Without free choice, Gianna wouldn’t have been a heroine. Freedom is a necessary component of virtue, so much so that God allows for the possibility of evil to give us the possibility of freely choosing good. The Catechism of the Catholic Church states:
Freedom is the power, rooted in reason and will, to act or not to act, to do this or that, and so to perform deliberate actions on one’s own responsibility. By free will one shapes one’s own life. Human freedom is a force for growth and maturity in truth and goodness; it attains its perfection when directed toward God, our beatitude (CCC 1731).
Had Gianna’s doctors withheld from her all of her options, she wouldn’t have been able to make the choice she did to consciously choose the option that offered the best chance to save her child’s life. She not only was able to choose to save her child, she also was able to become a formidable advocate for her child, famously telling her doctors, “If you have to choose between us, choose the child. I demand it!”
It wasn’t just her doctors who respected Gianna’s agency, but also her husband. In an era when men had considerable power over their wife’s medical choices, Gianna’s story is notable for the fact that her husband doesn’t appear to have had much of a public role in the decision-making process. While we can assume that Gianna and her husband discussed her treatment options privately, we see only Gianna informing the doctors of the choice she’s made. She said, “I demand,” not “my husband demands.” Years later, Pietro Molla would tell their daughter of “her mother’s choice,” one that was made “as both a loving mother and a doctor.”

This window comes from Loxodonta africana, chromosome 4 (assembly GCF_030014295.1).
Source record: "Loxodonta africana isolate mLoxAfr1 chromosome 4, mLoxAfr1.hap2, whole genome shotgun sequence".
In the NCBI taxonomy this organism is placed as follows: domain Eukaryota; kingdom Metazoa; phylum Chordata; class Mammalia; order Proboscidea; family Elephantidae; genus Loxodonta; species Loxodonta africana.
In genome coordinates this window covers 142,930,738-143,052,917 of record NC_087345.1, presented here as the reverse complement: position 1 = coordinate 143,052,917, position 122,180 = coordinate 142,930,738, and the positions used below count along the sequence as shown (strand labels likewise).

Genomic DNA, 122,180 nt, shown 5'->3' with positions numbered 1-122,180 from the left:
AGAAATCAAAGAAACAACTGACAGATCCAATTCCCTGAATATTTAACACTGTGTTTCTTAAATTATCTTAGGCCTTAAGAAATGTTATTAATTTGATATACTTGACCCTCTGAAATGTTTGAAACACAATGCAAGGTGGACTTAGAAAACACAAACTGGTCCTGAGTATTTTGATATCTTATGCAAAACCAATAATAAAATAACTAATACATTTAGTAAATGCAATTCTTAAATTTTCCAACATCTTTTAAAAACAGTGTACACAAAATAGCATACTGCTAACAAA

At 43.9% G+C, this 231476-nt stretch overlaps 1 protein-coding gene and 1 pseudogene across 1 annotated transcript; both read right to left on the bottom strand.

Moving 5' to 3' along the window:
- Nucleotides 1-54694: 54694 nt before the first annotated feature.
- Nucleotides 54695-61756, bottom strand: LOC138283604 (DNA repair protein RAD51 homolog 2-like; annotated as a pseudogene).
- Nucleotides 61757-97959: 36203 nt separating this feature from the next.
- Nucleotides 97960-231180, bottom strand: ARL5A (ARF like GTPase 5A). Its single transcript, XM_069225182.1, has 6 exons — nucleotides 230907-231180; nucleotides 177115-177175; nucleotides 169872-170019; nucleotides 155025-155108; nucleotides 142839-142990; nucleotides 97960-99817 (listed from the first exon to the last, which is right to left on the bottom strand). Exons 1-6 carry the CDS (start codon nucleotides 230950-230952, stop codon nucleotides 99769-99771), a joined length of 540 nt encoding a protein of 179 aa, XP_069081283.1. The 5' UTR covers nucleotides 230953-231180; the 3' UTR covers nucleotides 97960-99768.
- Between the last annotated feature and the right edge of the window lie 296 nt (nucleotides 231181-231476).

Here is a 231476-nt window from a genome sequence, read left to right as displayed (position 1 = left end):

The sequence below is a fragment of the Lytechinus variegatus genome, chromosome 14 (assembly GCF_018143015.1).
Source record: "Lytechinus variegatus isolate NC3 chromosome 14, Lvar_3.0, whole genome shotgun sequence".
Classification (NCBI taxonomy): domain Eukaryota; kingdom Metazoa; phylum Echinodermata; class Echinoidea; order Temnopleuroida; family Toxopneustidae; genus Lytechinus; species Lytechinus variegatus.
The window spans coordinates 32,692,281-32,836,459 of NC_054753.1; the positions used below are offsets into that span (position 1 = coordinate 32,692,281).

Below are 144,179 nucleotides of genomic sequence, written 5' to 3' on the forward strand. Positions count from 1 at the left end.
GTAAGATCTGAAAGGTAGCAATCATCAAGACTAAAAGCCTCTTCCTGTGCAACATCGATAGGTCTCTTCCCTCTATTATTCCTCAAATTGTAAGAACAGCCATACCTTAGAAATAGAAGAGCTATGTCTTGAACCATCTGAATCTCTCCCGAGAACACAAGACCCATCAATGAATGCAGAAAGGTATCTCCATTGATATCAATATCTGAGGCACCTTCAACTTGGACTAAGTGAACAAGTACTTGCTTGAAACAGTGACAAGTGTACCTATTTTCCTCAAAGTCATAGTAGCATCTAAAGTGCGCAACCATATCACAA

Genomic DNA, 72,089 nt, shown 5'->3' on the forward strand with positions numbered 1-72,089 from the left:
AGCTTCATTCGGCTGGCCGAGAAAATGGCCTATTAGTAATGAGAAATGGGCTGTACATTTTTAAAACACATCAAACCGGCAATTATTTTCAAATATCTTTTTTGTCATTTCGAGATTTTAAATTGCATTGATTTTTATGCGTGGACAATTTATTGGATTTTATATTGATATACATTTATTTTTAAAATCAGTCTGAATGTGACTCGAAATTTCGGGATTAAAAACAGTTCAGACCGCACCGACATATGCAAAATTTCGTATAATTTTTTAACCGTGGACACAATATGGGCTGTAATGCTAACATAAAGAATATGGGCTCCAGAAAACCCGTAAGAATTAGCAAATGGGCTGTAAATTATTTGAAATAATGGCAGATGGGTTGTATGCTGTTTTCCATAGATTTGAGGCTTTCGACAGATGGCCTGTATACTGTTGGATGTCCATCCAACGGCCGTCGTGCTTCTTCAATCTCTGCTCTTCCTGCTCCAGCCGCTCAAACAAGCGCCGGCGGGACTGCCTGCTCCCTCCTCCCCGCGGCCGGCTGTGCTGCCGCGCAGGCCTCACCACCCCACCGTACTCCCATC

Pro-life activists battle for laws against abortion, laws that seek to strip women of the ability to freely choose. In Arizona yesterday, the day before St. Gianna’s feast day, the Republican governor signed a bill that bans abortion in cases of genetic anomalies:
Arizona Gov. Doug Ducey on Tuesday signed a sweeping anti-abortion bill that bans the procedure if the woman is seeking it solely because a fetus has a genetic abnormality such as Down syndrome. Doctors who perform an abortion solely because the child has a survivable genetic issue can face felony charges. The proposal also contains a raft of other provisions sought by abortion opponents.
Conservatives celebrated the passage of the law, informing the press in a news release, “Life wins!” But there was no word on what measures would be taken in Arizona to provide women and their families with the resources necessary to care for the special-needs children they would be forced to carry to term, without even the dignity and comfort of having freely chosen life for their children.
In the homily during the Mass of canonization for Gianna, John Paul II said of her, “The extreme sacrifice she sealed with her life testifies that only those who have the courage to give of themselves totally to God and to others are able to fulfill themselves.” But the means by which Gianna was able to offer “the extreme sacrifice” was free choice. Without the choice to do good, subject to the choices of others such as her doctors and her husband, Gianna wouldn’t have been able to offer that sacrifice. She wouldn’t have been capable of becoming a saint.
Without free choice, there is no possibility of sanctity.
(Image: St. Gianna Beretta Molla and children; © José Luiz Bernardes Ribeiro /)